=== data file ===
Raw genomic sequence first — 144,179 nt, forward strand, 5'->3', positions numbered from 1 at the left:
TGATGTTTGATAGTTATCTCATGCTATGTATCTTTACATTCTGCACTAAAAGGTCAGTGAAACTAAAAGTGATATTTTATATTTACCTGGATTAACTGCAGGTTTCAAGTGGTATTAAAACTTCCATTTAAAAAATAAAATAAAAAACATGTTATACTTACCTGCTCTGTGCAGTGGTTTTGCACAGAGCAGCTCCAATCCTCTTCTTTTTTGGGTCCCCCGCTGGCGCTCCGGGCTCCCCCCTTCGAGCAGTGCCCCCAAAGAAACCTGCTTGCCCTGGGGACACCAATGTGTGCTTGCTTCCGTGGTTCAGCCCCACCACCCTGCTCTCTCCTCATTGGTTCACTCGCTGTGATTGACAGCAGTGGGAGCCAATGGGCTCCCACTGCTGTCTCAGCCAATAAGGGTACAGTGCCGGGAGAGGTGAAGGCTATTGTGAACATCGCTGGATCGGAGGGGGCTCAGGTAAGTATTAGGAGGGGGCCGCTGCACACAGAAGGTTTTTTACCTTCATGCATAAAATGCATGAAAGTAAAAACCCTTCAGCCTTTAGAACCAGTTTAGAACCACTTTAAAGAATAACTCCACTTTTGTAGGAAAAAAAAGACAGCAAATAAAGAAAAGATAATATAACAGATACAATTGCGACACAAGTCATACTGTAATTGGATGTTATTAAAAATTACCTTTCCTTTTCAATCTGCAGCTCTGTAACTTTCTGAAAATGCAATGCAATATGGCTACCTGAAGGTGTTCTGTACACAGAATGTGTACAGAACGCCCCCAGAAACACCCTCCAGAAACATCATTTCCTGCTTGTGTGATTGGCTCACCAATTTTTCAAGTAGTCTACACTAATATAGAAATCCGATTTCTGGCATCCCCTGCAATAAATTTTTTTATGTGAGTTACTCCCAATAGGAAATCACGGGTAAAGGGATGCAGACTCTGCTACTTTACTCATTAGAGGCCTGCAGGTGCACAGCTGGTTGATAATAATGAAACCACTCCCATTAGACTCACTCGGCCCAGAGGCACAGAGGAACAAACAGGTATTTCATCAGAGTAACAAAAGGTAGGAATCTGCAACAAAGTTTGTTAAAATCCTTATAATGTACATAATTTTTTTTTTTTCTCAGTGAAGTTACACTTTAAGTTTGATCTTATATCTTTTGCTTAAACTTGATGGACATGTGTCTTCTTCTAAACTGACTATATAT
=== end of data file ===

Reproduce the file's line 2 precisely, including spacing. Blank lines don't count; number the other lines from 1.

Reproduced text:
TGATGTTTGATAGTTATCTCATGCTATGTATCTTTACATTCTGCACTAAAAGGTCAGTGAAACTAAAAGTGATATTTTATATTTACCTGGATTAACTGCAGGTTTCAAGTGGTATTAAAACTTCCATTTAAAAAATAAAATAAAAAACATGTTATACTTACCTGCTCTGTGCAGTGGTTTTGCACAGAGCAGCTCCAATCCTCTTCTTTTTTGGGTCCCCCGCTGGCGCTCCGGGCTCCCCCCTTCGAGCAGTGCCCCCAAAGAAACCTGCTTGCCCTGGGGACACCAATGTGTGCTTGCTTCCGTGGTTCAGCCCCACCACCCTGCTCTCTCCTCATTGGTTCACTCGCTGTGATTGACAGCAGTGGGAGCCAATGGGCTCCCACTGCTGTCTCAGCCAATAAGGGTACAGTGCCGGGAGAGGTGAAGGCTATTGTGAACATCGCTGGATCGGAGGGGGCTCAGGTAAGTATTAGGAGGGGGCCGCTGCACACAGAAGGTTTTTTACCTTCATGCATAAAATGCATGAAAGTAAAAACCCTTCAGCCTTTAGAACCAGTTTAGAACCACTTTAAAGAATAACTCCACTTTTGTAGGAAAAAAAAGACAGCAAATAAAGAAAAGATAATATAACAGATACAATTGCGACACAAGTCATACTGTAATTGGATGTTATTAAAAATTACCTTTCCTTTTCAATCTGCAGCTCTGTAACTTTCTGAAAATGCAATGCAATATGGCTACCTGAAGGTGTTCTGTACACAGAATGTGTACAGAACGCCCCCAGAAACACCCTCCAGAAACATCATTTCCTGCTTGTGTGATTGGCTCACCAATTTTTCAAGTAGTCTACACTAATATAGAAATCCGATTTCTGGCATCCCCTGCAATAAATTTTTTTATGTGAGTTACTCCCAATAGGAAATCACGGGTAAAGGGATGCAGACTCTGCTACTTTACTCATTAGAGGCCTGCAGGTGCACAGCTGGTTGATAATAATGAAACCACTCCCATTAGACTCACTCGGCCCAGAGGCACAGAGGAACAAACAGGTATTTCATCAGAGTAACAAAAGGTAGGAATCTGCAACAAAGTTTGTTAAAATCCTTATAATGTACATAATTTTTTTTTTTTCTCAGTGAAGTTACACTTTAAGTTTGATCTTATATCTTTTGCTTAAACTTGATGGACATGTGTCTTCTTCTAAACTGACTATATAT